November 23 – November 29, 2015

November 23, 1951 – First Superman Movie features “World’s Deepest Oil Well”

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Mole men emerge from an experimental oil well that “has broken into clear air” at beyond 32,700 feet deep.

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Deep drilling in 1951 produced mole men.

Public fear of the risk of drilling too deep highlights the theatrical release of “Superman and the Mole Men.”

The 1951 movie, which earns good reviews, features newspaper reporters Clark Kent (George Reeves) and Lois Lane (Phyllis Coates) traveling on assignment to the fictional town of Silsby…“Home of the World’s Deepest Oil Well.”

The National Oil Company is making news at its “Havenhurst Experimental Number One” drilling site – the drill bit “has broken into clear air” at 32,742 feet.

“Good heavens, that’s practically to the center of the earth!” Lois exclaims. In fact, the deepest U.S. well in 1951 reached 20,521 feet.

Although the oilmen attempt to cap the well, small humanoid creatures emerge. The townspeople fear an invasion and panic ensues. It takes the compassion of Superman to calm the mob and return the mole men to the safety of the deep well.

In the end of the movie, the mole men ignite the well into flames, forever closing the connection between the two worlds.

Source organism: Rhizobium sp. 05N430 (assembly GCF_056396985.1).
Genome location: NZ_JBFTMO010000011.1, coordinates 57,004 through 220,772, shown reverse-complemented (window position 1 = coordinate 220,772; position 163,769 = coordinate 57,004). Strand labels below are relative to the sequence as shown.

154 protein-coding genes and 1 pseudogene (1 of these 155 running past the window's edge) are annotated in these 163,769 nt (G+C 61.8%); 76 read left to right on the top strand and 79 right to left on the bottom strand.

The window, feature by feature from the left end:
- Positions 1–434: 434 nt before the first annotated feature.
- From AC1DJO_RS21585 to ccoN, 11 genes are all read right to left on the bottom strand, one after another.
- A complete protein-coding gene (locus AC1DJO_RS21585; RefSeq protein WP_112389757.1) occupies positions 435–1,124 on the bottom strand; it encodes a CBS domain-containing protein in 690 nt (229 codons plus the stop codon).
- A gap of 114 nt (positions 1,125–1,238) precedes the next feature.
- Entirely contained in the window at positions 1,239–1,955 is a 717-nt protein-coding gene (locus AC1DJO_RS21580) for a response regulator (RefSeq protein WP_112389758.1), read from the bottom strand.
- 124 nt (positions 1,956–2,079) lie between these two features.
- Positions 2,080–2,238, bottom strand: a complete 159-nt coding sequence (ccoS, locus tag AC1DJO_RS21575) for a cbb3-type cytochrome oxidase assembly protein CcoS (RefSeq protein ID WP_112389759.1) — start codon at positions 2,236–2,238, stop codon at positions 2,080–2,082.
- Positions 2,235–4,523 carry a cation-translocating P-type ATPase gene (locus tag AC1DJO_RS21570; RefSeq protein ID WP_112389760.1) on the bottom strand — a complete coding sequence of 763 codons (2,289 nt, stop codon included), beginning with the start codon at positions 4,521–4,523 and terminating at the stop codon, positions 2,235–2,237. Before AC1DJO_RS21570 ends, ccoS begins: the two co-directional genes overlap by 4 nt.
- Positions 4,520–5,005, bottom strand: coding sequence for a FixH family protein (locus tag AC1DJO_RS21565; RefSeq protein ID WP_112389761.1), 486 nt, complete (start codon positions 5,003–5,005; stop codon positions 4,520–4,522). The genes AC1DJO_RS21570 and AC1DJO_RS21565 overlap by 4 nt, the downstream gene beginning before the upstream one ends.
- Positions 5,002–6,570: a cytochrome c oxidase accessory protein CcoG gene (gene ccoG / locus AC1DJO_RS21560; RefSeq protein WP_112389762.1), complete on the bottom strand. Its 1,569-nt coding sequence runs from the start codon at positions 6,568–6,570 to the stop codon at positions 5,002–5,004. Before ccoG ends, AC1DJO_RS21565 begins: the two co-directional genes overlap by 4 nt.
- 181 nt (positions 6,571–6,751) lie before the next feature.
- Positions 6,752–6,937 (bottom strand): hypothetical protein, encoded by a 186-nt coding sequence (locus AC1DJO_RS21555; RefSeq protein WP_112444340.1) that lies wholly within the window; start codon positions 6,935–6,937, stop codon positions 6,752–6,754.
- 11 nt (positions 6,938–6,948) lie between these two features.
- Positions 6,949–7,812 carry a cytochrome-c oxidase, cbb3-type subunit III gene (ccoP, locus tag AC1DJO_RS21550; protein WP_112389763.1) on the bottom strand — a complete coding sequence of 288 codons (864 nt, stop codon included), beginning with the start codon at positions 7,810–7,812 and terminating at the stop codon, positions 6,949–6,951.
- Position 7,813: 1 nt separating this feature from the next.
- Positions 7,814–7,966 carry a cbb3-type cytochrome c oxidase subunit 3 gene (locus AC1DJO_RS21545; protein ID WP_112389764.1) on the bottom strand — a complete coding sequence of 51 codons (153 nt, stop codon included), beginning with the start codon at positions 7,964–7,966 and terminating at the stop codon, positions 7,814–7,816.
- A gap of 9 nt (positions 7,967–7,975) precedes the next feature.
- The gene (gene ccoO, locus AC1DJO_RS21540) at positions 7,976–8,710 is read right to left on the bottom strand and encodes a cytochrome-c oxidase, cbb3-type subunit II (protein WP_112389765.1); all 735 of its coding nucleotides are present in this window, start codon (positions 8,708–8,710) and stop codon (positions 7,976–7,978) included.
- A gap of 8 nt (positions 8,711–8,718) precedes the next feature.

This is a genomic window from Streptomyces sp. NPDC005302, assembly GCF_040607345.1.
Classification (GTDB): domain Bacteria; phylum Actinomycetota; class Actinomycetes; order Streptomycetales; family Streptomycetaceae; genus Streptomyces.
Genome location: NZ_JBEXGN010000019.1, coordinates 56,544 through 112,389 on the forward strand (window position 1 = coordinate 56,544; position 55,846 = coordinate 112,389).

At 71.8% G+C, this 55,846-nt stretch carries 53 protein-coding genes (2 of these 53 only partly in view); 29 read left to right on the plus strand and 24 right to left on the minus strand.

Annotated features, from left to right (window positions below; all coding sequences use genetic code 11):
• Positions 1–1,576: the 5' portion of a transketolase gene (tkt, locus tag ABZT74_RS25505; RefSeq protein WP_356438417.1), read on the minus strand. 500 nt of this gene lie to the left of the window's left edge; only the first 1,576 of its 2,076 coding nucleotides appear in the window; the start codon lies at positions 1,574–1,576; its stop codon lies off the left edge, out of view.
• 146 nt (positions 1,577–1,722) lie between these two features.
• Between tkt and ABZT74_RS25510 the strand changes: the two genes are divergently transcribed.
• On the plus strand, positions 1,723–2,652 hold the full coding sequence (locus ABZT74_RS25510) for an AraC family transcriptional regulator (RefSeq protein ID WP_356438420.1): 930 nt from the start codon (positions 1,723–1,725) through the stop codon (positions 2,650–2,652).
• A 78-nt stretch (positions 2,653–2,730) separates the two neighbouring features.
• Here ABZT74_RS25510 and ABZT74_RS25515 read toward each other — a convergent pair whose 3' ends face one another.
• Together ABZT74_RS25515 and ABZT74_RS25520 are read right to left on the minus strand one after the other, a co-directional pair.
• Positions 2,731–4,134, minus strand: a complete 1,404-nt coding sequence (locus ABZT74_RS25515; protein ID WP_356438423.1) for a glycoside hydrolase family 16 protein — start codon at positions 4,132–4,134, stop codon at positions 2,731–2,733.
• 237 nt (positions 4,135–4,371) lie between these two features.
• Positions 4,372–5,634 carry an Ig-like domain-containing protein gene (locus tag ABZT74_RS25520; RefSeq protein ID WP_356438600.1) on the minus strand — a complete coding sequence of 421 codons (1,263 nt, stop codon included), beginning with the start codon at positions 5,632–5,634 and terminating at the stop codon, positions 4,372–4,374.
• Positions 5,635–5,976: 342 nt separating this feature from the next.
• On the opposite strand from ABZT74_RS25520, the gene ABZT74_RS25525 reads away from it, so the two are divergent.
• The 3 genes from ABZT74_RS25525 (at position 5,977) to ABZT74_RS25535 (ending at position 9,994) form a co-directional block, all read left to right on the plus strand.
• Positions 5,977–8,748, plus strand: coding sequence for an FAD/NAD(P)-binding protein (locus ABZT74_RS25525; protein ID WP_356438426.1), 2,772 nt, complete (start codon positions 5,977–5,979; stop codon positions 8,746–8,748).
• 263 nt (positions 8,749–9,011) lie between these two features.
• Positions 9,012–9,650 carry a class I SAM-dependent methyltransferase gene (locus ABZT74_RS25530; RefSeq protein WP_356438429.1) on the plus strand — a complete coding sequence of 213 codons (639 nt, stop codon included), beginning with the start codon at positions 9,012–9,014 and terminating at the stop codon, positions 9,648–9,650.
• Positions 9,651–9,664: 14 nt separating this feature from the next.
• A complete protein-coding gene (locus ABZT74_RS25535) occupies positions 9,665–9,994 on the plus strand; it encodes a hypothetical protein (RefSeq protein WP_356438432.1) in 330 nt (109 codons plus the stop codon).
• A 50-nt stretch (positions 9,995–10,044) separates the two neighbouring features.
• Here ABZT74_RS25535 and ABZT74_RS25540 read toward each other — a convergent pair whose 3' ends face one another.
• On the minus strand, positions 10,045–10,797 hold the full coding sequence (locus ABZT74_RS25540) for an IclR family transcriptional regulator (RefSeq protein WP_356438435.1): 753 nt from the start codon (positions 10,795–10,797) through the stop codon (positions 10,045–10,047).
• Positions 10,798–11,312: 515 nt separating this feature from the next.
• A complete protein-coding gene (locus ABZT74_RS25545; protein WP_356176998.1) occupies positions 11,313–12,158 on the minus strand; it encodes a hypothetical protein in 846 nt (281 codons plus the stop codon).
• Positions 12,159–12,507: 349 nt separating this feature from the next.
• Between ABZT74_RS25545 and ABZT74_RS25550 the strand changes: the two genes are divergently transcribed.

Read about a real 31,441-foot-deep well in Anadarko Basin in Depth.

November 23, 1953 – World’s First LPG Ship

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The first vessel had an LPG capacity of 38,053 barrels in 68 vertical pressure tanks.

The first seagoing Liquefied Petroleum Gas (LPG) ship goes into service in 1953.

Warren Petroleum Corporation of Tulsa, Oklahoma, sends the one-of-a-kind Natalie O. Warren from the Houston Ship Channel terminal at Norsworthy, Texas, to Newark, New Jersey.

The vessel has an LPG capacity of 38,053 barrels in 68 vertical pressure tanks – the equivalent of about 339,000 standard gas grill LP tanks. The ship is the former Cape Diamond dry-cargo freighter, converted over a five-month period by the Bethlehem Steelyard in Beaumont, Texas.

The experimental design will lead to new maritime construction standards for such vessels. After 14 years of successful service, the Natalie O. Warren is scrapped in Santander, Spain. Today’s LPG tankers can carry more than 18 times the capacity of the historic first vessel.

November 25, 1875 – Continental Oil brings Kerosene to the West

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Conoco began in 1875 as Continental Oil, delivering kerosene to retail stores in Ogden, Utah.

Convinced that he can profit by purchasing bulk kerosene in cheaper eastern markets, Isaac Blake forms the Continental Oil and Transportation Company. He will soon bring Ohio kerosene to Ogden, Utah, for distribution.

Continental purchases two railroad tank cars – the first to be used west of the Mississippi River – and begins shipping kerosene from a Cleveland refinery. The company quickly grows, expanding into Colorado in 1876 and California in 1877.

Standard Oil Company absorbs Continental Oil in 1885. Following the 1911 breakup of Standard, Continental Oil will reemerge and continues today as ConocoPhillips. Read more in ConocoPhillips Petroleum Museums.

November 27, 1940 – Gas by Edward Hopper exhibited in New York

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Edward Hopper (1882-1967) oil on canvas painting “Gas” of 1940 includes the flying Pegasus logo of Mobilgas. Museum of Modern Art, New York.

Edward Hopper’s painting Gas is exhibited by the Whitney Museum of American Art in New York City in 1940.